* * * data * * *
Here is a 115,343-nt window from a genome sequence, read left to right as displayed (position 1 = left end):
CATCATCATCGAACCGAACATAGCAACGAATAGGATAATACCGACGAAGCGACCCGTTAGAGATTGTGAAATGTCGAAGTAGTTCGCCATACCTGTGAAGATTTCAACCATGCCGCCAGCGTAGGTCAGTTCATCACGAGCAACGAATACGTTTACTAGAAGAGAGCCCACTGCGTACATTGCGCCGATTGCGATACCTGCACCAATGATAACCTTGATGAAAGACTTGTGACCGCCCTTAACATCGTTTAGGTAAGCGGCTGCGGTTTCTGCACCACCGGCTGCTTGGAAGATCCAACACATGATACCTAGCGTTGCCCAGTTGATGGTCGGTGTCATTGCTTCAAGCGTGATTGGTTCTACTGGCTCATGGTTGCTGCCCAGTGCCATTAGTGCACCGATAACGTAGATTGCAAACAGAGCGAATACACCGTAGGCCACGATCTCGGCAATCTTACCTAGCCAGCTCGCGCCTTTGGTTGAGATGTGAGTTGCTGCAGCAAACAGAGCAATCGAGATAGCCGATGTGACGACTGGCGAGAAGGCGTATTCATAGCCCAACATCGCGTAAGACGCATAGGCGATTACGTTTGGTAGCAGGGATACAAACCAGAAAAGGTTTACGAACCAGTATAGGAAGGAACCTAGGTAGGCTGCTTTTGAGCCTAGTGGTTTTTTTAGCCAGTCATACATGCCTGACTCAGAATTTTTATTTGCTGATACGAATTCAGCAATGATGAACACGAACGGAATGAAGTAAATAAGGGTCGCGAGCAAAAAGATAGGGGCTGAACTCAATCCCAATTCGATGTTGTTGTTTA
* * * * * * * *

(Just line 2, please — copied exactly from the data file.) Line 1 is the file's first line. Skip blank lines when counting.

CATCATCATCGAACCGAACATAGCAACGAATAGGATAATACCGACGAAGCGACCCGTTAGAGATTGTGAAATGTCGAAGTAGTTCGCCATACCTGTGAAGATTTCAACCATGCCGCCAGCGTAGGTCAGTTCATCACGAGCAACGAATACGTTTACTAGAAGAGAGCCCACTGCGTACATTGCGCCGATTGCGATACCTGCACCAATGATAACCTTGATGAAAGACTTGTGACCGCCCTTAACATCGTTTAGGTAAGCGGCTGCGGTTTCTGCACCACCGGCTGCTTGGAAGATCCAACACATGATACCTAGCGTTGCCCAGTTGATGGTCGGTGTCATTGCTTCAAGCGTGATTGGTTCTACTGGCTCATGGTTGCTGCCCAGTGCCATTAGTGCACCGATAACGTAGATTGCAAACAGAGCGAATACACCGTAGGCCACGATCTCGGCAATCTTACCTAGCCAGCTCGCGCCTTTGGTTGAGATGTGAGTTGCTGCAGCAAACAGAGCAATCGAGATAGCCGATGTGACGACTGGCGAGAAGGCGTATTCATAGCCCAACATCGCGTAAGACGCATAGGCGATTACGTTTGGTAGCAGGGATACAAACCAGAAAAGGTTTACGAACCAGTATAGGAAGGAACCTAGGTAGGCTGCTTTTGAGCCTAGTGGTTTTTTTAGCCAGTCATACATGCCTGACTCAGAATTTTTATTTGCTGATACGAATTCAGCAATGATGAACACGAACGGAATGAAGTAAATAAGGGTCGCGAGCAAAAAGATAGGGGCTGAACTCAATCCCAATTCGATGTTGTTGTTTA